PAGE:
APR 13, 2016 4:43 AM PDT

A Life Form from Synthetic Cells


While it may seem like something out of a science fiction movie, in 2010 researchers at the J. Craig Venter Institute created a bacteria that was entirely from lab-created DNA. Essentially this was the world's first synthetic life form. The process has been refined since then, stripping the bacteria down to only what is necessary and in March the research team behind the project published the results of the work done since 2010. The journal Science published the paper by lead author Clyde A. Hutchison, III, Ph.D., senior author J. Craig Venter, Ph.D., and senior team of Hamilton O. Smith, MD, Daniel G. Gibson, Ph.D., and John I. Glass, Ph.D.

The bacteria created has the minimum number of genes for a life form to function, precisely 473. It's called the JCVI-syn 3.0 and the possibilities for its use seem limitless. Researchers hope that by creating a bacteria, from scratch they can understand how life came to exist on earth. Bacteria that is custom made can also be used to convert grass to biofuels, to treat disease and even to ward off pests from important crops. The process of creating the custom cellular material was essentially like writing code for a computer, only in the field of cell biology the results can have a significant impact on life as we know it.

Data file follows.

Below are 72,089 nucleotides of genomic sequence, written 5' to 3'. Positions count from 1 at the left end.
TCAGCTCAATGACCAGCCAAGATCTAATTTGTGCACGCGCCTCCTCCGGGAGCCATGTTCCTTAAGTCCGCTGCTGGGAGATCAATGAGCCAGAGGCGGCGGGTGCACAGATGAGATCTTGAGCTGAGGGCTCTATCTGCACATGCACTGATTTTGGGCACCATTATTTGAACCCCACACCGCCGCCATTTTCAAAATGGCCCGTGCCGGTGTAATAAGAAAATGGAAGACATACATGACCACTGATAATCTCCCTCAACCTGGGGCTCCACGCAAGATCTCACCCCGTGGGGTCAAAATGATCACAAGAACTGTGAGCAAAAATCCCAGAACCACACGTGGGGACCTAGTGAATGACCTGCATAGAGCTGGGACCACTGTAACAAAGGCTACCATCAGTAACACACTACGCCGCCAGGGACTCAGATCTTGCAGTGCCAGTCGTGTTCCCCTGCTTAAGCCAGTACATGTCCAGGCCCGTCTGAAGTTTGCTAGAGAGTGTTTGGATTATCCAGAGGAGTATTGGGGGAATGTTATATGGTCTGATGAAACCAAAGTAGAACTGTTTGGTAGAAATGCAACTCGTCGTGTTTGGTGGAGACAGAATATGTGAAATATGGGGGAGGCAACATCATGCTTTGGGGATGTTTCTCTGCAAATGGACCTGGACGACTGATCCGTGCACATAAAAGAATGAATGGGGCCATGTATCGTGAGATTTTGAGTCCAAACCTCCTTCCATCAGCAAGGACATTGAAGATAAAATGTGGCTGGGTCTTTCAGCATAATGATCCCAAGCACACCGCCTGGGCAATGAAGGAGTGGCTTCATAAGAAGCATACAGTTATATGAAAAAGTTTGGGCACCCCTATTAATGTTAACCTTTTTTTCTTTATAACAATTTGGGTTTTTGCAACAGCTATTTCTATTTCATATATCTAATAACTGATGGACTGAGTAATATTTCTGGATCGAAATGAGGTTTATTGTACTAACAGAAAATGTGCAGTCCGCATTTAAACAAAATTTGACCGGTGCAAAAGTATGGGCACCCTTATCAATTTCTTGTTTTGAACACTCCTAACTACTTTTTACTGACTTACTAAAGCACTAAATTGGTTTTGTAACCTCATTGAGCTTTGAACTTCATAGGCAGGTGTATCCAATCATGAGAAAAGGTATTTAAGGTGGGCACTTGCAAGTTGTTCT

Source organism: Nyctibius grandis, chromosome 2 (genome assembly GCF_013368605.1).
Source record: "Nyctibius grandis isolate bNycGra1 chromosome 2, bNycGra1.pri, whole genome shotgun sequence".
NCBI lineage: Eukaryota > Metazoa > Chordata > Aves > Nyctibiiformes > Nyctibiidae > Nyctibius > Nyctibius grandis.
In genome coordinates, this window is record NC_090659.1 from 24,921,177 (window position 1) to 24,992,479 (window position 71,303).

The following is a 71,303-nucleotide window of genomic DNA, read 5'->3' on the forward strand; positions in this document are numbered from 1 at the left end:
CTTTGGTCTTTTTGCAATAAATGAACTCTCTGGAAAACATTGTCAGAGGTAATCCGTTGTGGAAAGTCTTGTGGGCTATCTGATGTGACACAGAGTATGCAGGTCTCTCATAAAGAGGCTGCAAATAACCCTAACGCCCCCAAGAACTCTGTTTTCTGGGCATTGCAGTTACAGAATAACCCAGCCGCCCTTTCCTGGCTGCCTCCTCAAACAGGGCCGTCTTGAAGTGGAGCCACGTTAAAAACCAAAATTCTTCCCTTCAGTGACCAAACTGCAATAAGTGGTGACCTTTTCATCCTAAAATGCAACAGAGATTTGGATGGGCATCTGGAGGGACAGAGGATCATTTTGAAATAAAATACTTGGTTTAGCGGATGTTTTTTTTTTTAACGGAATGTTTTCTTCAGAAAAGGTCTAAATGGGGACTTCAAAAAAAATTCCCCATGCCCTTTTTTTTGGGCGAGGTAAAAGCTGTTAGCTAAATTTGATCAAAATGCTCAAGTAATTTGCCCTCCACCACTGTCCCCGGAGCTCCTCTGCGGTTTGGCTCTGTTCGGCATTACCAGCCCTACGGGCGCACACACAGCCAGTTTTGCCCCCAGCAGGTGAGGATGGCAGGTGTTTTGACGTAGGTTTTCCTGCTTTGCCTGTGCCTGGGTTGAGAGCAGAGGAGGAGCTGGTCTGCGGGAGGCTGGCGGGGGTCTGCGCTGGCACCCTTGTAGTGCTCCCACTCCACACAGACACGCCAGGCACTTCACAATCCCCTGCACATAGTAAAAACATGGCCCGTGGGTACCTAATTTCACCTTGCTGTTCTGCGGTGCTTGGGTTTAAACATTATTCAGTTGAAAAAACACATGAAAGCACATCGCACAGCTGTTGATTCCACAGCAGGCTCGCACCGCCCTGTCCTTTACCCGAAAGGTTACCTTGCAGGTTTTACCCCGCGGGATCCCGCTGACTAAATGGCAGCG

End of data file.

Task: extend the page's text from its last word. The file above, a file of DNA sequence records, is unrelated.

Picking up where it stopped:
About the Author
  • I'm a writer living in the Boston area. My interests include cancer research, cardiology and neuroscience. I want to be part of using the Internet and social media to educate professionals and patients in a collaborative environment.
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